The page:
Movie review by
Jeffrey M. Anderson, Common Sense Media
Unknown Movie Poster Image
Disappointing, often-violent thriller has one good twist.
  • PG-13
  • 2011
  • 113 minutes

Parents say

age 14+
Based on 11 reviews

Kids say

age 12+
Based on 23 reviews

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A lot or a little?

The parents' guide to what's in this movie.

Positive Messages

The movie's message is a downer: You may believe one thing about yourself, but if enough people tell you otherwise, it may not be true. You can't trust anyone, and if you do, your life -- and the lives of your friends -- could be in danger.

Positive Role Models & Representations

The movie's hero isn't a particularly good role model in that he's violent and argumentative, acts desperately, and is really rather helpless. He asks for help from others, but he doesn't particularly work well in a team. He tries hard to solve his problem but in a rather destructive way, with few consequences.


Several car chases and crashes, several fistfights, and a little blood. Guns are drawn and fired. A man murders a woman by twisting and snapping her neck. A woman is knocked unconscious, a character is zapped with a Taser, and a character is sliced open with broken glass. There are huge explosions, with fatalities. Characters frequently argue with and confront one another.


The main character and his wife are shown kissing and making love in flashbacks. No nudity, but viewers hear moaning and heavy breathing.


Language includes infrequent use of "s--t," "ass," "bitch," "hell," "damn," "a--hole," "oh my God," and both "Jesus" and "Christ" used as exclamations.

Drinking, Drugs & Smoking

The main character gets some sort of knockout drug while in the hospital. The villains have a deadly drug that kills its victim in seconds. One character takes cyanide.

What parents need to know

Parents need to know that even though it has one great plot twist, Unknown will disappoint those who liked star Liam Neeson's last thriller, Taken. It has quite a lot of violence, mostly centered around big, brawling fistfights, car chases and crashes, and explosions. Brief flashback scenes show a married couple kissing and making love (no nudity). Language is infrequent (a couple of uses of "s--t" is the worst of it), and while the bad guys use an array of mysterious lethal/knockout drugs, there are no "real" drugs. Overall, the biggest problem is that it's slow and uninvolving, with a downer of a message ("you can't trust anyone") and a main character who isn't particularly sympathetic or admirable.

User Reviews

  • Parents say
  • Kids say
Adult Written byParent123457890 April 25, 2020

Good movie unnecessary sexual scenes

Shower scenes, kissing, moaning, naked back shown. Braless T-shirt shows nipples. Sounds of neighbors having sex.
Adult Written byDasGinatron November 6, 2011

The movie is good, the age group is older.

This is a well done movie, but express caution based on your child's age and maturity level for viewing. I would probably not go younger than 14-years-old... Continue reading
Teen, 15 years old Written byanikajane1231 May 1, 2021

It was ok

Just not that good in my opinion.
Kid, 12 years old January 17, 2021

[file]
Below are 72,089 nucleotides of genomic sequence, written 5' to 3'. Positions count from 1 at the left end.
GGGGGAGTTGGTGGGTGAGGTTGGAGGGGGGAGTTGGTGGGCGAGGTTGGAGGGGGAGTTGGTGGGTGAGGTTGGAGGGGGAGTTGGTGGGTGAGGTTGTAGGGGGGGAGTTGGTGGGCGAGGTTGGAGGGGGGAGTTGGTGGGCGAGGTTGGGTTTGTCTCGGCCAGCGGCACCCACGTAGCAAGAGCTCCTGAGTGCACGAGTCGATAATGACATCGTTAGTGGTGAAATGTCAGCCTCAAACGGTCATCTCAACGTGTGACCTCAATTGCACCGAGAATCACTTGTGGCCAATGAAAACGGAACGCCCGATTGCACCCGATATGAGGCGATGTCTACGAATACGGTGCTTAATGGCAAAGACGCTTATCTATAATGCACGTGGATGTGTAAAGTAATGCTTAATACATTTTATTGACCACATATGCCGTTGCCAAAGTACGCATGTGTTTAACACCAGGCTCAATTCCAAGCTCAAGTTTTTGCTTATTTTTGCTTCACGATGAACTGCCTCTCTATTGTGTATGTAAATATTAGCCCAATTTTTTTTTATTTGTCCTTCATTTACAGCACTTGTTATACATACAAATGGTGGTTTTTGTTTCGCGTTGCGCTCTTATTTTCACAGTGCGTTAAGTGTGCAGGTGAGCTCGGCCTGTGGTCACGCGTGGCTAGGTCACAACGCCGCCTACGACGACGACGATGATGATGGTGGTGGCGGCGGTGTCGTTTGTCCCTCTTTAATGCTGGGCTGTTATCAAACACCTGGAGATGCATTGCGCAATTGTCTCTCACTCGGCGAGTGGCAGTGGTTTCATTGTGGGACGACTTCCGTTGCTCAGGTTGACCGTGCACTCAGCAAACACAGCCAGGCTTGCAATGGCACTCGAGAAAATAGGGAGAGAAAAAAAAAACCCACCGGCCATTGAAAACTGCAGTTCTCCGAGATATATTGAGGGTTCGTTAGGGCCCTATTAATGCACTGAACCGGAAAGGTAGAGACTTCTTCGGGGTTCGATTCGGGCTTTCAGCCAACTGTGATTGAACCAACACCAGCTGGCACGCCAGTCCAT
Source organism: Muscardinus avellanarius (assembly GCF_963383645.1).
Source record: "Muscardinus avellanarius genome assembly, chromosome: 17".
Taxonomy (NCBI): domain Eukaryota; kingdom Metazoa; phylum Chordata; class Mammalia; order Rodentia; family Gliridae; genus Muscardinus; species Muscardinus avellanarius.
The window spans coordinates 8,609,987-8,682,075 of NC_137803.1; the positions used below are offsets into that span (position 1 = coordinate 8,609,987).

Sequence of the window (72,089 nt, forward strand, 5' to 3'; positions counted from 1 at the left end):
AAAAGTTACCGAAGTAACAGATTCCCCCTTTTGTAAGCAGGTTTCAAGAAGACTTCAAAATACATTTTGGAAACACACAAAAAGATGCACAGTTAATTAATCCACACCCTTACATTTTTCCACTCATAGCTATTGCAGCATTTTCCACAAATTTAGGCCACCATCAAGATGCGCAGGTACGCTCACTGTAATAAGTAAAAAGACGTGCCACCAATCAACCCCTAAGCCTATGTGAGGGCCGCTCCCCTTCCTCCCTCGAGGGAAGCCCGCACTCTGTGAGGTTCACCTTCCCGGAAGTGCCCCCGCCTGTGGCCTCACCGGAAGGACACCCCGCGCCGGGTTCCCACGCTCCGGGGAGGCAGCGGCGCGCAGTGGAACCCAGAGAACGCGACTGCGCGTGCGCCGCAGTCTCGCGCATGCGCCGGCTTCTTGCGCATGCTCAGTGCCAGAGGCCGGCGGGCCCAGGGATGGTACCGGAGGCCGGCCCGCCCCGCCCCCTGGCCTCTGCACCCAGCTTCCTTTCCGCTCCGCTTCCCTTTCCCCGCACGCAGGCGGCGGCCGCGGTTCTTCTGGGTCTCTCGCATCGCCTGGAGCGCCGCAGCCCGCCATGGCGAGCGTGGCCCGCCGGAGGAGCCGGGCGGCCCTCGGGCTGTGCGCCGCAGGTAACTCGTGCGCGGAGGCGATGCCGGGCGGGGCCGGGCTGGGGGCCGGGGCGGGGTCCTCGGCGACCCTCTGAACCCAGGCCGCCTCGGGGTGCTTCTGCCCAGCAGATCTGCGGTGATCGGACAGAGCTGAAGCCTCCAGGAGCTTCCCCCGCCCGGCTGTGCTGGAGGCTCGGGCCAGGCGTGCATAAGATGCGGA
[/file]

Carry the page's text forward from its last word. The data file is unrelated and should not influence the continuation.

Just fine

This film is ok, but it has some violence and some sex scenes too. It also has some mild swearing and there are brief scenes of blood.
I thought the film was ok... Continue reading

What's the story?

Dr. Martin Harris (Liam Neeson) arrives in Berlin with his wife, Liz (January Jones), to participate in an important biotechnology conference. He discovers that he's left his briefcase at the airport and hops in a cab to retrieve it. The cab crashes and goes into the river, and Harris goes into a coma. When he wakes up, he tries to re-enter his life, only to find that another man (Aidan Quinn) has taken his place and that his wife doesn't recognize him. He enlists the aid of the cab driver -- a skittish, scrappy illegal immigrant named Gina (Diane Kruger) -- as well as a former Nazi secret policeman, Ernst Jürgen (Bruno Ganz), to help him figure out what's going on. Unfortunately, mysterious forces are out to stop him at all costs.

Is it any good?

This movie is mostly a dud. In Taken, Neeson became an unlikely grown-up action hero, and the movie was a hit. There, he was cunning and crafty and working actively to rescue his daughter. In UNKNOWN (which is based on a 2003 French novel), he's a victim and almost helpless, and the movie fails to recapture the same magic. Director Jaume Collet-Serra spreads the drama out too far and the movie turns sludgy and slow, with the exception of the action scenes, which are choppy and junky, perhaps in an attempt to cover up their lack of logic.

Then comes the movie's big twist -- which is a good one and has the power to explain even the biggest head-scratchers of the first 90 minutes. But it doesn't help with the movie's pacing, lack of character depth and emotional involvement, and over reliance on silly, implausible fights and chases. Old-time character actors Ganz and Frank Langella provide a few brief moments of pleasure here and there, but otherwise, it's forgettable.

Talk to your kids about ...

  • Families can talk about the movie's violence. Is it thrilling or disturbing? Why? How does it compare to what you might see in a horror movie?

  • Is the main character justified in going to extreme mesures to retrieve his identity? What consequences does he face for his actions? Do the ends ever justify the means?

  • Did the movie's big twist work for you? How did it work? How does it change everything that came before it?

Movie details

Our editors recommend

For kids who love thrills

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